Zihuatanejo on the Mexican Pacific Coast

December 8, 2019.

One of the other guests in our hotel had mentioned Playa Ropa, up the highway a short ways and then down a steep walkway.Walking path to Playa Ropa beach in Zihuatanejo, MexicoWe decided to try it and ended up going there several times – it was a lovely long beach, very clean and good for swimming. Directional signs at Playa Ropa beach in Zihuatanejo, MexicoIt was a beach worth going back to and we did later in the week. That evening we went back to the town proper, and discovered a new favourite taqueria, El Carboncito.Tacos pastor at El Carboncito in Zihuatanejo, Mexico

December 9.

On this day we took the bus to Playa Linda in Ixtapa which let us off by a ‘cocodrilario’ pool at the entrance to the shopping area.A crocodile lurks in the 'cocodrilario' pool at the entrance to the shopping area that leads to Playa Linda in Ixtapa near Zihuatanejo, MexicoThe shopping area was filled with anything you would ever need at the beach, and a few you might not.A rubber shark hangs from a shop on the way to the water taxis that take you to Isla Ixtapa near Zihuatanejo, Mexico

We took the water taxi over to Isla Ixtapa. Boat ticket booth at Isla Ixtapa in Zihuatanejo, MexicoWater taxi from Playa Linda to Isla Ixtapa, a short bus ride from Zihuatanejo, Mexico The island is an ecological reserve, known for its snorkelling at ‘coral’ beach, rabbits and deer.Sign on the beach at Isla Ixtapa in MexicoThere is also a restaurant-fringed swimming area.The beach at Isla Ixtapa near in Zihuatanejo, Mexico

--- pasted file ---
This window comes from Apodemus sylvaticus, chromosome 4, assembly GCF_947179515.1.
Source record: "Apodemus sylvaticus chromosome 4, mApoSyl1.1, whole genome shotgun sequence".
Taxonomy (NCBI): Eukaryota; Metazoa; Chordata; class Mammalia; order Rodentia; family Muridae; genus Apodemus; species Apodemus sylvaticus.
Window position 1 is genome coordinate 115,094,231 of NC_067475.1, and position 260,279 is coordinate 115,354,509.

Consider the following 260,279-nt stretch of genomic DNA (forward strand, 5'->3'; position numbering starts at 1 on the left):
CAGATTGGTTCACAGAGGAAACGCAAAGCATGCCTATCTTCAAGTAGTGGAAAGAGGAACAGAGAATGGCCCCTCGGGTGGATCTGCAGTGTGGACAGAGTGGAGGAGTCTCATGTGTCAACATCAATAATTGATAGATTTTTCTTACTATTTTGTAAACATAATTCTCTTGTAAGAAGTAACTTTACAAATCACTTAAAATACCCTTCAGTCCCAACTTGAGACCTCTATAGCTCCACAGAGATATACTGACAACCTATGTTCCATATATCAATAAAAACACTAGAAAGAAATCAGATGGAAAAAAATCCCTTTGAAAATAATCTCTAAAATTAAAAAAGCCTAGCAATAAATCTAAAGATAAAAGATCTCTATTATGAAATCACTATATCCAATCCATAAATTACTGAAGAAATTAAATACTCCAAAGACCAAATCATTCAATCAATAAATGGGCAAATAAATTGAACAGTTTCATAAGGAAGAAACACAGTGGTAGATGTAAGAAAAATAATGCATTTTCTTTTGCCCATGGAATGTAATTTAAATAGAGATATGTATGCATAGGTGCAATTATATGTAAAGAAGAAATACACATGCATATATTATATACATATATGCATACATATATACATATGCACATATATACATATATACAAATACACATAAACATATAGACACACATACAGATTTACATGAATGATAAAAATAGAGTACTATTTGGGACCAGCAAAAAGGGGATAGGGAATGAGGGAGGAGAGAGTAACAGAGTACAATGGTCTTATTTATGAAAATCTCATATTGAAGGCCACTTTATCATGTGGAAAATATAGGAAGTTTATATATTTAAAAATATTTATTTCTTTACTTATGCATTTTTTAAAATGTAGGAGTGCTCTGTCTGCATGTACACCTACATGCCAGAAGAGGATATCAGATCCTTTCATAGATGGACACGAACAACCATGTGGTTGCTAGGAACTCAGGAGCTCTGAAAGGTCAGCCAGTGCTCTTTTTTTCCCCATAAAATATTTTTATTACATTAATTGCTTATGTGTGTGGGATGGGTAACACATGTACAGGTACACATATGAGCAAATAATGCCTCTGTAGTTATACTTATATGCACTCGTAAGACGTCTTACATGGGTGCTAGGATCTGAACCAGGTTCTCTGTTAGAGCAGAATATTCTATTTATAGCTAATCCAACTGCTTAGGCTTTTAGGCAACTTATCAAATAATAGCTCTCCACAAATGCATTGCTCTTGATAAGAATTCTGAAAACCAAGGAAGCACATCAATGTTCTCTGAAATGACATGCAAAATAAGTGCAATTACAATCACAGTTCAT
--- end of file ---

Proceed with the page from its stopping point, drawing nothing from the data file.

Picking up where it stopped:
December 10.

The morning fish market in Zihuatanejo took place by the old beach.Morning fish market in Zihuatanejo, MexicoYummy hotcakes for breakfast while watching the action at the fish market.Pancakes, syrup and berry compote for a sun-lit breakfast in Zihuatanejo, MexicoAnother walk to Playa Ropa again. A couple at our hotel highly recommended the restaurant El Manglar on Playa la Ropa “near the end”. Catamaran at Playa Ropa in Zihuatanejo, MexicoFrom the LA Times: Prisoner Andy Dufresne dreamed of escaping to Zihuatanejo in the 1994 movie “The Shawshank Redemption. A slightly different escape is at Escape like ‘Shawshank Redemption’s’ Andy Dufresne to Zihuatanejo, Mexico. This article also recommends the restaurant El Manglar.

Google Map of Zihuatanejo and its beaches. 20 years earlier we had stayed near the Muelle Zihuatanejo, the town pier. This time we stayed near Playa La Madera, where we spent the next day, and the day after we went to Playa La Ropa, a long swath of sand which was totally new to us. Google Map of Zihuatanejo's beaches

December 11.

Today we headed off to Puerto Escondido on a route that had us pass through Acapulco, number 2 on the list of cities with the most murders in the WORLD!

On our taxi to the station we saw Federales, the Mexican name for the National Police Force, riding in the jeep in front of us. What would it be like in Acapulco? People running around with guns in the street?Taxi with a view of Federales riding in a truck in front of us in Zihuatanejo, MexicoIt would be a long day on the bus, getting to the bus station to catch the 8 o’clock bus to Acapulco Papagayo, and from there taking a bus to Marquelia.